It’s not just easy to relate to, it’s easy to play - almost anything can be a wonderwall, but also, almost anyone can play Wonderwall. It’s no surprise Wonderwall is one of the first songs many guitarists learn. Wonderwall’s signature sound comes from a very simple trick - the guitarist holds two fingers on the third fret of the highest two strings throughout. This sustains the notes G and D throughout, giving the song its distinctive shimmery sound. Many songs use the same chords as Wonderwall - Em, G, D, Am - but most of these chords require the guitarist to use all four fingers on their left hand. Playing Wonderwall, two fingers don’t even have to move. If you can get the strumming pattern right, It actually takes less physical effort to play Wonderwall than nearly any other popular guitar classic.. Is it any surprise that this song, more than any other, has reached the top of the pile for guitarists everywhere? It can mean anything, be addressed to anyone, and is almost uniquely easy to play.

Of course, the two situations outlined above are very different, and because of this, listeners will experience the song very differently in each. This is what Wonderwall Lad fails to take into account - music can’t have the same power in every context. A huge orchestral symphony will have a very different effect played in a nightclub, or a jazz bar, or a salsa class. Wonderwall Lad is guilty of completely misreading his audience, and assuming music has the same power in every situation, a ‘magic pill’ to bring listeners instant joy. And it’s not just context - everyone who hears Wonderwall will have a different response to it. Observe, for example, the response of a typical native Mancunian to the song Wonderwall. It’s not an uncommon practice among Mancunians, both in and out of Manchester, to request the song Wonderwall in every club they find themselves in. Hearing a busker play Wonderwall, my first reaction (I’m not from Manchester, I’m from nearby Bolton, but give me some creative license here) is to think to myself ‘oh God it’s another Wonderwall Lad’, but this is immediately followed by nostalgia for the North, and if I’m outside of Greater Manchester, a bit of homesickness. On the other hand, there are many from inside and outside Greater Manchester who just find Oasis’s Gallagher brothers completely insufferable, forever linked to a certain kind of arrogant, swaggering, annoying type of person, and can’t hear the song without these associations popping up. You can’t please everyone.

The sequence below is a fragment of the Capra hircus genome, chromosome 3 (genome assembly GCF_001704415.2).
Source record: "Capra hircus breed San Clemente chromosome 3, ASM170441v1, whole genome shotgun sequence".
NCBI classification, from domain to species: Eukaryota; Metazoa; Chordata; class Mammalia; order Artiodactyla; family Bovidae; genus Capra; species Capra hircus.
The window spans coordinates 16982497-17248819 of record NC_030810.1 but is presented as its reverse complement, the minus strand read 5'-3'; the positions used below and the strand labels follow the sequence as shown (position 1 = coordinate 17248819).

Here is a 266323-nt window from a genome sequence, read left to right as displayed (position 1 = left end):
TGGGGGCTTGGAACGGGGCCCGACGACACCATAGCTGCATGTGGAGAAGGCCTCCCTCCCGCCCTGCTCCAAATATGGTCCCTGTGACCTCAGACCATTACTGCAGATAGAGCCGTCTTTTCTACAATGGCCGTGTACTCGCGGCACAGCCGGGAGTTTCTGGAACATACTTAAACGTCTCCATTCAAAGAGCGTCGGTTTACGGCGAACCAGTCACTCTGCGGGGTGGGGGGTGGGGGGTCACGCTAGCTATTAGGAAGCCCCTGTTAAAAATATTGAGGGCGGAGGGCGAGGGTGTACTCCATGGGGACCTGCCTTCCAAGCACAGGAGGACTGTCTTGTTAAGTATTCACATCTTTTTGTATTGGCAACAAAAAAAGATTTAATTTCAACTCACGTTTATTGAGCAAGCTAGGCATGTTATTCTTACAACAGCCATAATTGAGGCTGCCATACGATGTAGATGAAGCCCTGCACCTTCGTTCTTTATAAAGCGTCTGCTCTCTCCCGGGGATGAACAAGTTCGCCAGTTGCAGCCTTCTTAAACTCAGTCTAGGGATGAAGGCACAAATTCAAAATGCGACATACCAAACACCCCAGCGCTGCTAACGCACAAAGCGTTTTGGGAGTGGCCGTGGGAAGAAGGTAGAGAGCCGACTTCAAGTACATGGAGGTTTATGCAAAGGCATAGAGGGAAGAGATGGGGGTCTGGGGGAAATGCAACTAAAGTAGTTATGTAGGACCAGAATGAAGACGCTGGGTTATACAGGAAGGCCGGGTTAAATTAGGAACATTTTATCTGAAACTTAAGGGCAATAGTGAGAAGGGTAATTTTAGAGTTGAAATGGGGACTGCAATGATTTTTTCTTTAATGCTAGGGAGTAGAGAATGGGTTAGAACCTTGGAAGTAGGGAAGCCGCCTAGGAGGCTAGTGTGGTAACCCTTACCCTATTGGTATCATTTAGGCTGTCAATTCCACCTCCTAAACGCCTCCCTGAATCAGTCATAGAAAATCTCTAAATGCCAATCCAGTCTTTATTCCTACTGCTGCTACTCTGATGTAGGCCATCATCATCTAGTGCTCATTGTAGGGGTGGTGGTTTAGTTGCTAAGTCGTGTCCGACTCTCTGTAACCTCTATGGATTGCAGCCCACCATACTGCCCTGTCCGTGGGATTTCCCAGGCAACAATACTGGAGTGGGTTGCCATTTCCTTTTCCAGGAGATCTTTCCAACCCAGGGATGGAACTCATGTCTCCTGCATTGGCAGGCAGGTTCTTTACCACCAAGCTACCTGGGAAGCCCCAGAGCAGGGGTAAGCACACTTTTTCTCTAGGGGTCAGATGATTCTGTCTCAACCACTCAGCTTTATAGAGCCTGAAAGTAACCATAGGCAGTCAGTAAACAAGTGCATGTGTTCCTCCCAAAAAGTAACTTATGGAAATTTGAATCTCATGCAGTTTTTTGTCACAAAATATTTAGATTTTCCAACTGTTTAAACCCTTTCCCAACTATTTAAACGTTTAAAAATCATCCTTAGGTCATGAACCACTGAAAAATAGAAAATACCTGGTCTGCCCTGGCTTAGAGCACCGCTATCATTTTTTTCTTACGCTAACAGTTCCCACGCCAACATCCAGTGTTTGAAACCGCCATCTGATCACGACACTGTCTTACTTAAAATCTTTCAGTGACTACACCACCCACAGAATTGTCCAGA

If you’re in the right situation, and if you’re the right sort of person, with the right people, Wonderwall can work unusually well as a vehicle for all your strongest feelings. All the things you would feel weird saying to the people you love directly are given an easy outlet by the song, with the added bonus that if anybody calls you out for being embarrassingly over-sincere you can blame Oasis. Wonderwall Lad is, perhaps, just trying to channel these feelings of warmth, connection and community, and spread a little love in a dark and stressful world. However, I would like to make it absolutely clear that he’s wrong, he’s embarrassing himself, and he should stop. Wonderwall remains only powerful as an end-of-night banger, or in the hands of a very talented cover artist. Anyway, here’s Wonderwall.

David McFarlane is a musician based in Manchester. He is an active composer and writer, and regular contributor to silentradio.co.uk. He won a Blue Peter badge once, but he can't find it any more.